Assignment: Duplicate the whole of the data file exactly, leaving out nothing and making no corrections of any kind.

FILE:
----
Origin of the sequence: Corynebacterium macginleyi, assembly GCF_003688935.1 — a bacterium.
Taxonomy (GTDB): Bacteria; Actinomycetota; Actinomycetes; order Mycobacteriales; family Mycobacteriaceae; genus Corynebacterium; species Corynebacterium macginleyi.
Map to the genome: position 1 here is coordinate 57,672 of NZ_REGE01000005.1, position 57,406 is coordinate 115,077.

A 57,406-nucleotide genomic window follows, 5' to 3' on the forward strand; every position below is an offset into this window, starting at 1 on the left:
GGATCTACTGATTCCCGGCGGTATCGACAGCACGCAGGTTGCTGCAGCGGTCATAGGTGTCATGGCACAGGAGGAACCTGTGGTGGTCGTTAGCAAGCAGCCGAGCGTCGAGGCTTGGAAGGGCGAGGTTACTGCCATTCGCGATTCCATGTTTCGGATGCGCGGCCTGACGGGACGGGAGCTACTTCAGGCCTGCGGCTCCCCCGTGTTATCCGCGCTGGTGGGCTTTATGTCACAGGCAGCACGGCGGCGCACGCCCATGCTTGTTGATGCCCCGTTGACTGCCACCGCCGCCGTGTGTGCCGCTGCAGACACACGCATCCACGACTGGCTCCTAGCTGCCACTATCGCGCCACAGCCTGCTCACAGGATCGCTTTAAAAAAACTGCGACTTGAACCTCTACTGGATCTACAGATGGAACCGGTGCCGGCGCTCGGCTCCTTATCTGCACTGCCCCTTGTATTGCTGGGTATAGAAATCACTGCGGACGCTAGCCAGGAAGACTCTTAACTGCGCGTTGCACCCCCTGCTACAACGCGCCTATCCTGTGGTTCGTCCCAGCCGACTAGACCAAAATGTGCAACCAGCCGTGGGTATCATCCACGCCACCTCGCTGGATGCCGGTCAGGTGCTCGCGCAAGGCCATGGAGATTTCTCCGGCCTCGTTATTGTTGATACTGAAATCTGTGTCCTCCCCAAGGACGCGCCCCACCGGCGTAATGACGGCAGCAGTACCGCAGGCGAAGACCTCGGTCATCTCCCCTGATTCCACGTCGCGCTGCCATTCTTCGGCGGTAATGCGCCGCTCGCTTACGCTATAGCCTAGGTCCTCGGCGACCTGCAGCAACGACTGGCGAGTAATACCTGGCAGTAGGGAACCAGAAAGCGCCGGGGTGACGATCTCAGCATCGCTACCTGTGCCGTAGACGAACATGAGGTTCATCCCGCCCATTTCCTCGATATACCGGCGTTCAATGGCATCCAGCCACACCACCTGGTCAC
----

Origin of the sequence: Corynebacterium macginleyi, assembly GCF_003688935.1 — a bacterium.
Taxonomy (GTDB): Bacteria; Actinomycetota; Actinomycetes; order Mycobacteriales; family Mycobacteriaceae; genus Corynebacterium; species Corynebacterium macginleyi.
Map to the genome: position 1 here is coordinate 57,672 of NZ_REGE01000005.1, position 57,406 is coordinate 115,077.

A 57,406-nucleotide genomic window follows, 5' to 3' on the forward strand; every position below is an offset into this window, starting at 1 on the left:
GGATCTACTGATTCCCGGCGGTATCGACAGCACGCAGGTTGCTGCAGCGGTCATAGGTGTCATGGCACAGGAGGAACCTGTGGTGGTCGTTAGCAAGCAGCCGAGCGTCGAGGCTTGGAAGGGCGAGGTTACTGCCATTCGCGATTCCATGTTTCGGATGCGCGGCCTGACGGGACGGGAGCTACTTCAGGCCTGCGGCTCCCCCGTGTTATCCGCGCTGGTGGGCTTTATGTCACAGGCAGCACGGCGGCGCACGCCCATGCTTGTTGATGCCCCGTTGACTGCCACCGCCGCCGTGTGTGCCGCTGCAGACACACGCATCCACGACTGGCTCCTAGCTGCCACTATCGCGCCACAGCCTGCTCACAGGATCGCTTTAAAAAAACTGCGACTTGAACCTCTACTGGATCTACAGATGGAACCGGTGCCGGCGCTCGGCTCCTTATCTGCACTGCCCCTTGTATTGCTGGGTATAGAAATCACTGCGGACGCTAGCCAGGAAGACTCTTAACTGCGCGTTGCACCCCCTGCTACAACGCGCCTATCCTGTGGTTCGTCCCAGCCGACTAGACCAAAATGTGCAACCAGCCGTGGGTATCATCCACGCCACCTCGCTGGATGCCGGTCAGGTGCTCGCGCAAGGCCATGGAGATTTCTCCGGCCTCGTTATTGTTGATACTGAAATCTGTGTCCTCCCCAAGGACGCGCCCCACCGGCGTAATGACGGCAGCAGTACCGCAGGCGAAGACCTCGGTCATCTCCCCTGATTCCACGTCGCGCTGCCATTCTTCGGCGGTAATGCGCCGCTCGCTTACGCTATAGCCTAGGTCCTCGGCGACCTGCAGCAACGACTGGCGAGTAATACCTGGCAGTAGGGAACCAGAAAGCGCCGGGGTGACGATCTCAGCATCGCTACCTGTGCCGTAGACGAACATGAGGTTCATCCCGCCCATTTCCTCGATATACCGGCGTTCAATGGCATCCAGCCACACCACCTGGTCAC